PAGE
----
Nike Air Foamposite 1 and Windrunner Elijah likes to play baseball and says he’s a pretty good pitcher. His baseball team actually won the state championship and his dad is quick to point out all the boards that have been knocked out of their garden shed by his son’s killer throw. Behind his modesty is a tenacious kid with untold reserves of strength who was put to the test last year when he was diagnosed with Burkitt’s Leukemia and underwent a tough course of chemo. When faced with the opportunity to tell his story through the Nike Air Foamposite, Elijah poured his heart into it. His design features his very own smiley-face logo, which turns into his initials when viewed sideways. The fiery red and black palette is a tribute to his favorite athlete, Lebron James. On the tongue, Japanese characters symbolize courage, along with Elijah’s signature. A chain-link graphic on the sockliner is taken straight from his most prized possession—a silver bracelet that was a gift from his parents when he began chemotherapy. For Elijah, his design is a very personal thank-you note to the place that he credits with saving his life. “When I was in the hospital, I kept thinking ‘Doernbecher has done so much for me—how am I going to give back?’”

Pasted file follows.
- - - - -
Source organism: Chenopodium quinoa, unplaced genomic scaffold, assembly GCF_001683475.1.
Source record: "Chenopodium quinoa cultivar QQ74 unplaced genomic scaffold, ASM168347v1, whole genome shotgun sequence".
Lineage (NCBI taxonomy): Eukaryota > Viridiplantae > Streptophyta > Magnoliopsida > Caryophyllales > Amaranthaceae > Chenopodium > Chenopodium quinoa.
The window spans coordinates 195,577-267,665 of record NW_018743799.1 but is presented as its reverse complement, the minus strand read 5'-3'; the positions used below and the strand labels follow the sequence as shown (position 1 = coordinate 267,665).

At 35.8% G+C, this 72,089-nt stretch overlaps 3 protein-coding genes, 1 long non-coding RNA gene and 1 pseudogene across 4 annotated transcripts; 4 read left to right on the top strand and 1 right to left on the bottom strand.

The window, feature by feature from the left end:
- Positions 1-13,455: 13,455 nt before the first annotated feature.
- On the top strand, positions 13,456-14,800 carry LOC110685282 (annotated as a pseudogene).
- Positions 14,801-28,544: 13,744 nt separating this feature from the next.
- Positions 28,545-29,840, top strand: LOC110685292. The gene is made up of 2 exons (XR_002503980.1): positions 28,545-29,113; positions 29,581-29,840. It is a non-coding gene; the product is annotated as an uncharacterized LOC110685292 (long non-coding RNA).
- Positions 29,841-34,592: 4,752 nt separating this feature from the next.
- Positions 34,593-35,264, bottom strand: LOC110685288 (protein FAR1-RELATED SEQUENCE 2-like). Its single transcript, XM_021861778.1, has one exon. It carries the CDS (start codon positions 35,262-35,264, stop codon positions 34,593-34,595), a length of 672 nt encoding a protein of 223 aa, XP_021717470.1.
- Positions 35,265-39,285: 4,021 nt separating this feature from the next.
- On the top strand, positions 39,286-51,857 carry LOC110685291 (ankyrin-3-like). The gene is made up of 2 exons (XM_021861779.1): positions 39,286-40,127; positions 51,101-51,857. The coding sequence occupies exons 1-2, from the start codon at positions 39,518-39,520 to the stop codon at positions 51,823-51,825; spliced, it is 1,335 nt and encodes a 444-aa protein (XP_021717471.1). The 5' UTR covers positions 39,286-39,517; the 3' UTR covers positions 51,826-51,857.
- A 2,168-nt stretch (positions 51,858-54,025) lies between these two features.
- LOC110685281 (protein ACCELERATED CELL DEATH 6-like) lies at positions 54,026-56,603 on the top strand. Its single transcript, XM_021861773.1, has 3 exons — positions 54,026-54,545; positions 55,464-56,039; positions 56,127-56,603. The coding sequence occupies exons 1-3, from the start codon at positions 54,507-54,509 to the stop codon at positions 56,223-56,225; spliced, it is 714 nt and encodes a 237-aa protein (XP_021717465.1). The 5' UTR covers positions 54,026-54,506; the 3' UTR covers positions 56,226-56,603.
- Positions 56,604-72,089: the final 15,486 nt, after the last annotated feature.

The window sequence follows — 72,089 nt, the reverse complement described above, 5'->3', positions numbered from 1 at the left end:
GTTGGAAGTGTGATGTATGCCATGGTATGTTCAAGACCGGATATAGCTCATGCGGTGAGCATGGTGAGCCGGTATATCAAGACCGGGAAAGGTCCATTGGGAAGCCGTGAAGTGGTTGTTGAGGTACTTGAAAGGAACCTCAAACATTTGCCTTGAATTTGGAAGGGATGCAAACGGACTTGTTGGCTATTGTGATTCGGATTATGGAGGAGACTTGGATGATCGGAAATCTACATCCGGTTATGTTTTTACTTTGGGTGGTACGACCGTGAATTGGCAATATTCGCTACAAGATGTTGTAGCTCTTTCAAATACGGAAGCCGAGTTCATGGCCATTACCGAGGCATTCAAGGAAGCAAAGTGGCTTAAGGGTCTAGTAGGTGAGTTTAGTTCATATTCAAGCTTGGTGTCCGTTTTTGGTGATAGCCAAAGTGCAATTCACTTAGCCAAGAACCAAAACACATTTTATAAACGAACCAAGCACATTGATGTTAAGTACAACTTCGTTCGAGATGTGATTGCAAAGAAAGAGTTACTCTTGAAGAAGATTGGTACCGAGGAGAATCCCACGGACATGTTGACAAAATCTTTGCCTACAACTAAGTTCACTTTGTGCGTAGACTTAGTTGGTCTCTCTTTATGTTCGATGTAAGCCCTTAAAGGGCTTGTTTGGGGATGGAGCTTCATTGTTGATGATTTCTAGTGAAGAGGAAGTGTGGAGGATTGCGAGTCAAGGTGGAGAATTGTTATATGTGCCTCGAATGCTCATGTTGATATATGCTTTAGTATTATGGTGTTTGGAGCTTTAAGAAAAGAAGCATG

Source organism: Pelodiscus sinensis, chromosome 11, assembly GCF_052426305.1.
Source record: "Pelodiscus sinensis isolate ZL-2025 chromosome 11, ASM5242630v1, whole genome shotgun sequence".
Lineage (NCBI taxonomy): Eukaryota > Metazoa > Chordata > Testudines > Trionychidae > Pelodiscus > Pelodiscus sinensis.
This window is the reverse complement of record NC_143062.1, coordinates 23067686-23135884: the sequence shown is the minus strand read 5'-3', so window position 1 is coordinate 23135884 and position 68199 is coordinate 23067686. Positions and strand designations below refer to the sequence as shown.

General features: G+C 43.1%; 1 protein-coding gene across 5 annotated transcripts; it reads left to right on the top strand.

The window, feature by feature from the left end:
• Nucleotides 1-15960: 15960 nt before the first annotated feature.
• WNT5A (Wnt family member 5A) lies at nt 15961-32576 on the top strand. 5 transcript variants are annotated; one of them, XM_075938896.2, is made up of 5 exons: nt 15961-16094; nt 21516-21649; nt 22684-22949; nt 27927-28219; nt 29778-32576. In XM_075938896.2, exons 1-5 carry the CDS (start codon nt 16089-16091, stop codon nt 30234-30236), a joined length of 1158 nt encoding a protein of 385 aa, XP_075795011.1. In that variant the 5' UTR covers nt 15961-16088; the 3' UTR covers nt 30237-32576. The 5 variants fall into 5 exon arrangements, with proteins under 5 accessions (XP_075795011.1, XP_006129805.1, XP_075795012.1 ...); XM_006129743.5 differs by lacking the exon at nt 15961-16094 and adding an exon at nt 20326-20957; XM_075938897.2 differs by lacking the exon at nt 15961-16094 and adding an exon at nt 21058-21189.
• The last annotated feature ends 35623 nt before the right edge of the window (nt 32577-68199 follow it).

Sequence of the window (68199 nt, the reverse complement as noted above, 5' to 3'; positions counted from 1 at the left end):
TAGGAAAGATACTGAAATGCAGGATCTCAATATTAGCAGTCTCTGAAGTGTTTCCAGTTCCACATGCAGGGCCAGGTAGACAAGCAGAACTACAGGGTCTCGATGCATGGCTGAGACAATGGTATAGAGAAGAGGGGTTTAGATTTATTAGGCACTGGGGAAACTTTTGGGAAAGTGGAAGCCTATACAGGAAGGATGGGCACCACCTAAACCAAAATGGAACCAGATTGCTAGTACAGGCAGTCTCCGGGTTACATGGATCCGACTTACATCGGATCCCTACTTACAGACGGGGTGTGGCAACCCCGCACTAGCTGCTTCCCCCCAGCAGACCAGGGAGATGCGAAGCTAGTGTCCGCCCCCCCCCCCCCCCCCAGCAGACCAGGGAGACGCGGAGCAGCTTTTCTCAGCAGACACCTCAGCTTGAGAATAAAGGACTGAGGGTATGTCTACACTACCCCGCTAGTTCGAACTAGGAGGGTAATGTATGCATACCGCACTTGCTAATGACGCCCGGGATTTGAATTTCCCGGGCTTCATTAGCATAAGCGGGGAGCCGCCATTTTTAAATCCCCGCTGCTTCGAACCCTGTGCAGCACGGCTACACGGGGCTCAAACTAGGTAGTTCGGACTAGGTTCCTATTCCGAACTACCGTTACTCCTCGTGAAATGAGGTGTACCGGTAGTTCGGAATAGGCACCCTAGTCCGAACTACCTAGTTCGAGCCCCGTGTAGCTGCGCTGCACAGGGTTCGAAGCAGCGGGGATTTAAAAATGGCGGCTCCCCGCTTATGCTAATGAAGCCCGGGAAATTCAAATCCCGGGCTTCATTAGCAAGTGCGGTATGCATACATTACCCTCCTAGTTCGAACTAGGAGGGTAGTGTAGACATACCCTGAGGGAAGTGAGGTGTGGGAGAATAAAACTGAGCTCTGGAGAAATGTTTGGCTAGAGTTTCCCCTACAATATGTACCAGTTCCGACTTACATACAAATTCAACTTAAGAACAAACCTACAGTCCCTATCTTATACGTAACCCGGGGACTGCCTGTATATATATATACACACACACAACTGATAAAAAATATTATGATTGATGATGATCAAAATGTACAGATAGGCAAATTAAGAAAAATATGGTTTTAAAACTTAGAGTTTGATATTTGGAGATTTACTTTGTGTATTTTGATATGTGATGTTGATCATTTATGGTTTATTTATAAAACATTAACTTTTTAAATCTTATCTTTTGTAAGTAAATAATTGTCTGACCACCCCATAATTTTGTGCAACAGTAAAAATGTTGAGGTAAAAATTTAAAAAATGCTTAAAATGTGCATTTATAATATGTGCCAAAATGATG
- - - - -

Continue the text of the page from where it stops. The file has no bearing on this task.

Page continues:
Kira and Kate Smith, 17
Kira and Kate are identical twins who both battled and overcame Obsessive Compulsive Disorder with the help of the Doernbecher Child Psychiatry team.
Nike Dunk Sky Hi and Tank Kira loves frills and lace, performance and poetry. At 17, she’s already an accomplished dancer and an aspiring designer with an impressive portfolio of sketches. And though she may sometimes be mistaken for her identical twin Kate, there’s no mistaking her one-of-a-kind Nike Dunk Sky High. Inspired by her love for Victorian fashion and a playful fascination with Alice in Wonderland, Kira’s one-of-a-kind Nike struts its stuff with lace embossing, ribbon laces, and a corset detail up the heel. The outsole features Kira’s hand-drawn graphics and a quote from a certain Cheshire cat that reads, we’re all mad here. Kira said proudly, “It’s been an honor to represent patients with mental illness.”
Nike Roshe Run and AW77 Hoody Kate is a gentle 17-year-old with a warrior’s heart—she loves her medieval sword collection and bow and arrow set. Kate’s shoe, the Nike Roshe Run, is the ideal choice for adventurous getaways. The black leather is a nod to the biker jackets she favors; the side panels are her favorite shade of forest green. She added a few rhinestones for extra bling and an embossed coat of arms that features a mythical phoenix clutching Kate’s sword. But the words on the back sum up Kate best: You are stronger than you think you are. “Strong, fierce women like Joan of Arc are some of my favorite role models,” she said. Kate knows a thing or two about overcoming adversity. After battling Obsessive Compulsive Disorder with her twin sister Kira, she emerged victorious from the experience and determined to shed light on the disease, battling the misconceptions head on.
Jake Dering, 8